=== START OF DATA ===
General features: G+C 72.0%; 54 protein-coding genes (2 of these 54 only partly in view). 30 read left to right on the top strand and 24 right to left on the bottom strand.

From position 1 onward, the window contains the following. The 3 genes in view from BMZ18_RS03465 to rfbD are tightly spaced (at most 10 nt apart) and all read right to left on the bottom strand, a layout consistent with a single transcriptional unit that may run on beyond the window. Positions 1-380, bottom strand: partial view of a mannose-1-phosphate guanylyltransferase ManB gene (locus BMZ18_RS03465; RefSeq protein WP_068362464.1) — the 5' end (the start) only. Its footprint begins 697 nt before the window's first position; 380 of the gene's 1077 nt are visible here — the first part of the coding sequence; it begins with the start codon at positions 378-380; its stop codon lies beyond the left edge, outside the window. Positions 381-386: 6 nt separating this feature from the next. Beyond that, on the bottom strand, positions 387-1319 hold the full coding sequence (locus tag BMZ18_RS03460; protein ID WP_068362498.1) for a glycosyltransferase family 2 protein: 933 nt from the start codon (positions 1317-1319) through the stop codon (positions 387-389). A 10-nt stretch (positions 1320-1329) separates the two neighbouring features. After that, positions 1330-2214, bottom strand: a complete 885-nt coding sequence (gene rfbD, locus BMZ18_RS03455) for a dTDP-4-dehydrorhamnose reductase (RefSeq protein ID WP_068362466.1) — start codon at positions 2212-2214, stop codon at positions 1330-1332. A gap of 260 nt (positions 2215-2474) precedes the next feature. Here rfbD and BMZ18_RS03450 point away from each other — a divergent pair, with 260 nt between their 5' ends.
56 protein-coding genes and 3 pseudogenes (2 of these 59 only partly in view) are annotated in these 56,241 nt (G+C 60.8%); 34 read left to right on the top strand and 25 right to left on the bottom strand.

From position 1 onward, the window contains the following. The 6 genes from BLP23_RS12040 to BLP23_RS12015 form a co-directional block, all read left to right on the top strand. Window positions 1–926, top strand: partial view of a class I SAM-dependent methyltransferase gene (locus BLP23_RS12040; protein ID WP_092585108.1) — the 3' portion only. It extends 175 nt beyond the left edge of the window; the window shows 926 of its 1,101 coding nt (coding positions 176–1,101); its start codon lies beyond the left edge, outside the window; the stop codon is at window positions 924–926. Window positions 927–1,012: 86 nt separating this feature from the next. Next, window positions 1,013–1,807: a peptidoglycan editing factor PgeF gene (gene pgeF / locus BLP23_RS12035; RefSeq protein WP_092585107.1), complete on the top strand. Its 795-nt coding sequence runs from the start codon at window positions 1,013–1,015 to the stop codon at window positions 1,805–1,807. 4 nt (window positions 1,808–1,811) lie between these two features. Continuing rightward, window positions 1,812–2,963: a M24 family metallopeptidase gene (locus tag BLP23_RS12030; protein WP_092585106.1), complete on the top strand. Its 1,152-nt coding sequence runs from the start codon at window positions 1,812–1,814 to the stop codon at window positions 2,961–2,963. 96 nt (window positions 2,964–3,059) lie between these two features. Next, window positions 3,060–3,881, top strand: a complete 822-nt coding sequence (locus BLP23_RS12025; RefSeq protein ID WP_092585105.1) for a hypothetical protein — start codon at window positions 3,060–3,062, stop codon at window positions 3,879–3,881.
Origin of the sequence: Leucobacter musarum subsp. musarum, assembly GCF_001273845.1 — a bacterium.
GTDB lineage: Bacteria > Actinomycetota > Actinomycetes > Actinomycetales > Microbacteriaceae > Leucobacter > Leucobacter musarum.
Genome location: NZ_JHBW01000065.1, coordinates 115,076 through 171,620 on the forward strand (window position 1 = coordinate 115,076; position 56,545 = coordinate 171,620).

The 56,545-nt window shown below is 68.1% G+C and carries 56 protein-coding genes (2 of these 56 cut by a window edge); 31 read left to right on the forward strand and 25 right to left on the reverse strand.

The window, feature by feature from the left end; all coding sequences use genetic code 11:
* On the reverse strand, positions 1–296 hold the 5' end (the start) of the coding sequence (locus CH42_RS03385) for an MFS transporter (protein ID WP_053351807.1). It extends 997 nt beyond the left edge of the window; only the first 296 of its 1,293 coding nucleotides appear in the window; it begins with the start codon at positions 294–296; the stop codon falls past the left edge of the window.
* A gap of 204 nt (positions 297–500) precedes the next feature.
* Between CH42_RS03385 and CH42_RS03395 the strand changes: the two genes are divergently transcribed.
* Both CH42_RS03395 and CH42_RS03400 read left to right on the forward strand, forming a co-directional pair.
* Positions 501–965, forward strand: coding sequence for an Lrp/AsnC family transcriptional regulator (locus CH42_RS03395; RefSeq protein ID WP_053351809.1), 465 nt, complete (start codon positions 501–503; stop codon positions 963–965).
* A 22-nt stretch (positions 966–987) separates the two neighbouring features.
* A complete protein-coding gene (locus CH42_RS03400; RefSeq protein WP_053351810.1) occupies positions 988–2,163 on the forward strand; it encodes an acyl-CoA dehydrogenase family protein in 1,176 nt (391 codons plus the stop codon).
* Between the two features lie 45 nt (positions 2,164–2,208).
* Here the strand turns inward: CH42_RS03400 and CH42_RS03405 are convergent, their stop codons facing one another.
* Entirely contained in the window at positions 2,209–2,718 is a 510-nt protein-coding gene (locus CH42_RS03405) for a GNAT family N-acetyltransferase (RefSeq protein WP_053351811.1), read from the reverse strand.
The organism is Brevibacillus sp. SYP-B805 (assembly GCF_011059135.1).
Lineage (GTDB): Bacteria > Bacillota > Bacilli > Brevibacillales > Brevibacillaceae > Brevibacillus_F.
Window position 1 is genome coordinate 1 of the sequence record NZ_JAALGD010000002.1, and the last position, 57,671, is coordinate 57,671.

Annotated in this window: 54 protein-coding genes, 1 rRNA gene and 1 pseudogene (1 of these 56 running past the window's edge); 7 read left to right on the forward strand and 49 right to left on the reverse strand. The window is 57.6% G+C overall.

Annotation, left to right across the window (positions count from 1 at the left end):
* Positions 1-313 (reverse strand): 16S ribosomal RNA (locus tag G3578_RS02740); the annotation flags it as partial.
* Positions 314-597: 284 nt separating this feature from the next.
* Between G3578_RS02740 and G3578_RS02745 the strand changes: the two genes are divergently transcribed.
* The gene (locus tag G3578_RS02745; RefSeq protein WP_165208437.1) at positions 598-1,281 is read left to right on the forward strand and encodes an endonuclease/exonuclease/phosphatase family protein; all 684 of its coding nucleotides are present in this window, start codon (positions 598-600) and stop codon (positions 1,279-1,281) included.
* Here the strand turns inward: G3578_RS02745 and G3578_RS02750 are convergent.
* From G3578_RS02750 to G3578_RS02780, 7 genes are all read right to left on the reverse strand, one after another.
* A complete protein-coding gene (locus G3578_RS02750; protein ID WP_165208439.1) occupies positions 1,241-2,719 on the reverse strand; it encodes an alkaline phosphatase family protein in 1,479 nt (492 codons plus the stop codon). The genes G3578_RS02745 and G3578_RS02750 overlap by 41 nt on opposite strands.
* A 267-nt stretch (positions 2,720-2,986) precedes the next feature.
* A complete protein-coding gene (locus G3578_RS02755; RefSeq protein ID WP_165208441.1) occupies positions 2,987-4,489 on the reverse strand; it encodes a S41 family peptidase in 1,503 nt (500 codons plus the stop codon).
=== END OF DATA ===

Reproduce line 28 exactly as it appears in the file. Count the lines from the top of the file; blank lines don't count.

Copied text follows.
* The gene (locus tag G3578_RS02745; RefSeq protein WP_165208437.1) at positions 598-1,281 is read left to right on the forward strand and encodes an endonuclease/exonuclease/phosphatase family protein; all 684 of its coding nucleotides are present in this window, start codon (positions 598-600) and stop codon (positions 1,279-1,281) included.